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Juan Franciso Estrada vs. Roman ‘Chocolatito’ Gonzalez – prediction

Roman Gonzalez, Juan Francisco Estrada boxing photo

By Dan Ambrose: Roman ‘Chocolatito’ Gonzalez (50-2, 41 KOs) will be trying to turn back the clock tonight to prevent the favorite Juan Francisco Estrada (41-3, 28 KOs) from avenging his previous loss to him in their fight in the Matchroom promoted card at the American Airlines Center in Dallas, Texas.

WBA super flyweight champion Estrada, 30, is still bitter about his loss to Chocolatito in November 2012, and it’s clear that he hasn’t quite come to terms with why he was beaten.

Some of Estrada’s loyal fans attribute his defeat to him being younger than Chocolatito, whereas others blame his loss on being weak. Estrada had been fighting at 112 and 115 at the time he fought Chocolatito at 108 in 2012.

Now eight years later, Estrada is at his best at 115, and if he loses tonight for a second time to Chocolatito, fans won’t be able to blame it on the weight. Estrada will have to admit that Chocolatito has a bad style for him.

Chocolatito isn’t in his prime now, but he still has great offensive weapons that will make it tough for Estrada tonight. If Chocolatito can throw as many punches as he did in the first fight, Estrada will be hard-pressed to try and win.

Has Chocolatito turned back the clock?

“You got a fighter that is probably not in his prime, Gonzalez,” said Chris Mannix on SI Boxing with Chris Mannix. “He boxed back nicely after Rungvisai with a knockout win over Kal Yafai.

Roman Gonzalez, Juan Francisco Estrada boxing photo

“He picked up another win against Israel Gonzalez. There’s no question that Gonzalez was the superior fighter [against Estrada] in 2012, and now the script has been flipped a little bit.

“Estrada is the fighter in his prime, and he’s doing it in a weight class he’s far more comfortable in. Now, I wonder what we have in Chocolatito. His fight with Kal Yafai was supposed to have been a scalp for Kal Yafai.

“He was supposed to have gotten Chocolatito’s name on his resume. Gonzalez turned the tables and won that fight. Do you believe Gonzalez has turned back the clock after that fight, or do you think the Sor Rungvisai loss still lingers?”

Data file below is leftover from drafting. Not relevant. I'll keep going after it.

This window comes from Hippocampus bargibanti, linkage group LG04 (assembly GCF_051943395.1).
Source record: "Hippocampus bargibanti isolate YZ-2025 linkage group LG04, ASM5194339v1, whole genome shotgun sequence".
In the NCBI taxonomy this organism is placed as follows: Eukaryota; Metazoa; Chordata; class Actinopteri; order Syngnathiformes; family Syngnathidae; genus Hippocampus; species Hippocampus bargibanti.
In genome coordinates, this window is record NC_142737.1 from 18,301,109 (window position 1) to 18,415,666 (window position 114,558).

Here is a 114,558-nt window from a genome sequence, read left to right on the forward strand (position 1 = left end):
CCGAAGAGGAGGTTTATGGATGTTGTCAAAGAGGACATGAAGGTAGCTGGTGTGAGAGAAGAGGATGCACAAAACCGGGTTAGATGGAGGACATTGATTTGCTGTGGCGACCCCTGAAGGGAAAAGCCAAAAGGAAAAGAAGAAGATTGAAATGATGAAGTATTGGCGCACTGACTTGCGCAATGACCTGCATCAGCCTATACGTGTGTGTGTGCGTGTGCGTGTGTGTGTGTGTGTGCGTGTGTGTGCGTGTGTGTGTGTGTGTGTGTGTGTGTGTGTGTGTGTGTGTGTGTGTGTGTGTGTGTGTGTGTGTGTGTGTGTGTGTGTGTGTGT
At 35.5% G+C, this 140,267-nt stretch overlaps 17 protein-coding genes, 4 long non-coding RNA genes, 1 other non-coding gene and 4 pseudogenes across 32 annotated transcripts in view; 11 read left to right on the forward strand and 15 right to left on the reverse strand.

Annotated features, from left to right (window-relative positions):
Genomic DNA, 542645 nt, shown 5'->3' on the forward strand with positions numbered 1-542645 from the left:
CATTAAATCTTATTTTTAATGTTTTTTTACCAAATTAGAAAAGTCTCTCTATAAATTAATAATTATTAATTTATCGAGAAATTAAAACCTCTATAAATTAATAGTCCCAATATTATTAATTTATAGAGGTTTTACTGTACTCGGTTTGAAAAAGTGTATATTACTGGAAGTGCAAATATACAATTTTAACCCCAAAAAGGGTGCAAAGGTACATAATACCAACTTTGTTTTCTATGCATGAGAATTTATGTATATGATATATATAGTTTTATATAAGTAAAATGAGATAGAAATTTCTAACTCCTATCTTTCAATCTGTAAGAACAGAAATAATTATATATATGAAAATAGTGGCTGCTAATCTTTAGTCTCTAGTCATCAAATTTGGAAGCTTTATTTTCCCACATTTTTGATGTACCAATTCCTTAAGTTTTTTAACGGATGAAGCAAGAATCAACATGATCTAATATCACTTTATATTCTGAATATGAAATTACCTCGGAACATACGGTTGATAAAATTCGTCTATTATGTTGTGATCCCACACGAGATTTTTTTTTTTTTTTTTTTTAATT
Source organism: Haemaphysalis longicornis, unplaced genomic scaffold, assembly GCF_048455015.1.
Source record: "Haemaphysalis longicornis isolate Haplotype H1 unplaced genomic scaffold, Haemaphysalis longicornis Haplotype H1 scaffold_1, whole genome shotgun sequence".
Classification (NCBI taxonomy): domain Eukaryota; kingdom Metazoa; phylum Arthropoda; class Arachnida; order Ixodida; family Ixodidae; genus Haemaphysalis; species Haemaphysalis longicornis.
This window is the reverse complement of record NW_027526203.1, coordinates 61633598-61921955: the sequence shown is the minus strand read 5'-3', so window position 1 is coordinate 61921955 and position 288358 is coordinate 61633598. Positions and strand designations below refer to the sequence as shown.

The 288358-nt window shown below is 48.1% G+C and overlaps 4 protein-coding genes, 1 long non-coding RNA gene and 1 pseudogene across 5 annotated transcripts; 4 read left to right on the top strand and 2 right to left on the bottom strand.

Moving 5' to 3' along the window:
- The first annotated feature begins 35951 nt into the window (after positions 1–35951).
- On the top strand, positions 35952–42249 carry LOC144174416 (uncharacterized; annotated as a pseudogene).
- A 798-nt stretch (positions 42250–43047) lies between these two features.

“When it comes to greatness, you can never doubt greatness,” said Sergio Mora. “Even though that wasn’t classic Chocolatito, when you talk about these legends, even when they’re past their prime, they can still muster up great victories.

“This is what Chocolatito reminds me of, a Roberto Duran. Incredibly, these fighters that are past their prime can still beat fighters in their prime. El Gallo Estrada is in his prime.

“This is a fighter that is a pound-for-pound top 10 great fighting a legend. You can never doubt greatness. You can never doubt great fighters. Chocolatito was knocked out brutally [by Rungvisai].

“Normally, when a fighter has been knocked out brutally, they’re never the same. He just proved against Kal Yafai that he could bring out that inner greatness again.

“We’re in the presence of greatness here. They can muster up something great that we can’t.”

Estrada should be fighting at 122, not 115 at this point in his career, and he might not have the engine to match Chocolatito’s furious pace tonight.

If you look at how big Estrada was during the build-up to the fight, he clearly should be fighting at 122 or 126.

Gonzalez must apply pressure to win

“I don’t doubt that Chocolatito will be a Hall of Famer when his career is over,” said Mannix. “What are you looking for in this fight? What is the X-factor in this fight?

“For me, can Chocolatito still apply the same type of pressure that he did in the first fight [with Estrada]? In the first fight, he was at his most successful when he was applying the pressure.

“He hurt Estrada in those middle rounds. Estrada said it himself that he had to dig deep to survive those middle rounds. To me, can Gonzalez at 115 apply the same type of pressure to Estrada as he did at 108?”